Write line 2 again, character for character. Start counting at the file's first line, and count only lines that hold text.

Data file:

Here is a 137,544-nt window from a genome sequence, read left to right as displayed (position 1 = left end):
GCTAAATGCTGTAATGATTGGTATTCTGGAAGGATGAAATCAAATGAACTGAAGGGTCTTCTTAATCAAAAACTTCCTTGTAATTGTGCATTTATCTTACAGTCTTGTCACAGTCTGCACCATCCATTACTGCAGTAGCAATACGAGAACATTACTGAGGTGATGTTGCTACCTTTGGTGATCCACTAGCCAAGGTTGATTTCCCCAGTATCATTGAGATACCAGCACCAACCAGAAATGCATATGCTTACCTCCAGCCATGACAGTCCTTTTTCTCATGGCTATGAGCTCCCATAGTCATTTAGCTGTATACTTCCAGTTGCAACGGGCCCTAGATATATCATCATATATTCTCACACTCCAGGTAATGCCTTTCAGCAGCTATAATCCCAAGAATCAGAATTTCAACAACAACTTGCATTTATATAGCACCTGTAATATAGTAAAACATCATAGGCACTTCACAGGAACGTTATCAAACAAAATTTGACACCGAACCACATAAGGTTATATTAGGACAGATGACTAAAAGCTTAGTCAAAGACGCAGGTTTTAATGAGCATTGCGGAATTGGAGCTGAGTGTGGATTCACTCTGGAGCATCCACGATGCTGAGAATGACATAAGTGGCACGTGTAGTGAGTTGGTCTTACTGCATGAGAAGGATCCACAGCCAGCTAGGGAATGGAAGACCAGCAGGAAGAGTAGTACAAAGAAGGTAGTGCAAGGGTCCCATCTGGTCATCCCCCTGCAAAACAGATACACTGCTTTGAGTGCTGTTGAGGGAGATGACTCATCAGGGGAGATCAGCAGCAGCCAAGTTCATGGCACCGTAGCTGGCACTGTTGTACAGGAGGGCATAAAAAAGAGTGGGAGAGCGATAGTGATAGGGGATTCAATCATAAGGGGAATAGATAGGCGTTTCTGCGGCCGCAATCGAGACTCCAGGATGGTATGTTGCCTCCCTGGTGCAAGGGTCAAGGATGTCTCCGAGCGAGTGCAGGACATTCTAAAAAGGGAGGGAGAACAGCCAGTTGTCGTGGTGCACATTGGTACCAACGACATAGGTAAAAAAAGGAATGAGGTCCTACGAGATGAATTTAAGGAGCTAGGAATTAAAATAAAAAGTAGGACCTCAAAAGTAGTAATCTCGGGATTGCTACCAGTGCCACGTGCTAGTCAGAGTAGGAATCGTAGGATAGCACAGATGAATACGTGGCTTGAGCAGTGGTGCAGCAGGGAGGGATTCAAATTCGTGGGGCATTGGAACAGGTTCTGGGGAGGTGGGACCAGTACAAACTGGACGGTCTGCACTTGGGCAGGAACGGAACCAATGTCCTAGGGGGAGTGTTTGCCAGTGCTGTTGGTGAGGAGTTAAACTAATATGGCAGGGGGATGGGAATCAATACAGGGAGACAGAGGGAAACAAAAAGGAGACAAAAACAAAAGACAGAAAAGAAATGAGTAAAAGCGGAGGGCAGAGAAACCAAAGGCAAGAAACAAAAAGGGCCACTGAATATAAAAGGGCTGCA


GCTAAATGCTGTAATGATTGGTATTCTGGAAGGATGAAATCAAATGAACTGAAGGGTCTTCTTAATCAAAAACTTCCTTGTAATTGTGCATTTATCTTACAGTCTTGTCACAGTCTGCACCATCCATTACTGCAGTAGCAATACGAGAACATTACTGAGGTGATGTTGCTACCTTTGGTGATCCACTAGCCAAGGTTGATTTCCCCAGTATCATTGAGATACCAGCACCAACCAGAAATGCATATGCTTACCTCCAGCCATGACAGTCCTTTTTCTCATGGCTATGAGCTCCCATAGTCATTTAGCTGTATACTTCCAGTTGCAACGGGCCCTAGATATATCATCATATATTCTCACACTCCAGGTAATGCCTTTCAGCAGCTATAATCCCAAGAATCAGAATTTCAACAACAACTTGCATTTATATAGCACCTGTAATATAGTAAAACATCATAGGCACTTCACAGGAACGTTATCAAACAAAATTTGACACCGAACCACATAAGGTTATATTAGGACAGATGACTAAAAGCTTAGTCAAAGACGCAGGTTTTAATGAGCATTGCGGAATTGGAGCTGAGTGTGGATTCACTCTGGAGCATCCACGATGCTGAGAATGACATAAGTGGCACGTGTAGTGAGTTGGTCTTACTGCATGAGAAGGATCCACAGCCAGCTAGGGAATGGAAGACCAGCAGGAAGAGTAGTACAAAGAAGGTAGTGCAAGGGTCCCATCTGGTCATCCCCCTGCAAAACAGATACACTGCTTTGAGTGCTGTTGAGGGAGATGACTCATCAGGGGAGATCAGCAGCAGCCAAGTTCATGGCACCGTAGCTGGCACTGTTGTACAGGAGGGCATAAAAAAGAGTGGGAGAGCGATAGTGATAGGGGATTCAATCATAAGGGGAATAGATAGGCGTTTCTGCGGCCGCAATCGAGACTCCAGGATGGTATGTTGCCTCCCTGGTGCAAGGGTCAAGGATGTCTCCGAGCGAGTGCAGGACATTCTAAAAAGGGAGGGAGAACAGCCAGTTGTCGTGGTGCACATTGGTACCAACGACATAGGTAAAAAAAGGAATGAGGTCCTACGAGATGAATTTAAGGAGCTAGGAATTAAAATAAAAAGTAGGACCTCAAAAGTAGTAATCTCGGGATTGCTACCAGTGCCACGTGCTAGTCAGAGTAGGAATCGTAGGATAGCACAGATGAATACGTGGCTTGAGCAGTGGTGCAGCAGGGAGGGATTCAAATTCGTGGGGCATTGGAACAGGTTCTGGGGAGGTGGGACCAGTACAAACTGGACGGTCTGCACTTGGGCAGGAACGGAACCAATGTCCTAGGGGGAGTGTTTGCCAGTGCTGTTGGTGAGGAGTTAAACTAATATGGCAGGGGGATGGGAATCAATACAGGGAGACAGAGGGAAACAAAAAGGAGACAAAAACAAAAGACAGAAAAGAAATGAGTAAAAGCGGAGGGCAGAGAAACCAAAGGCAAGAAACAAAAAGGGCCACTGAATATAAAAGGGCTGCA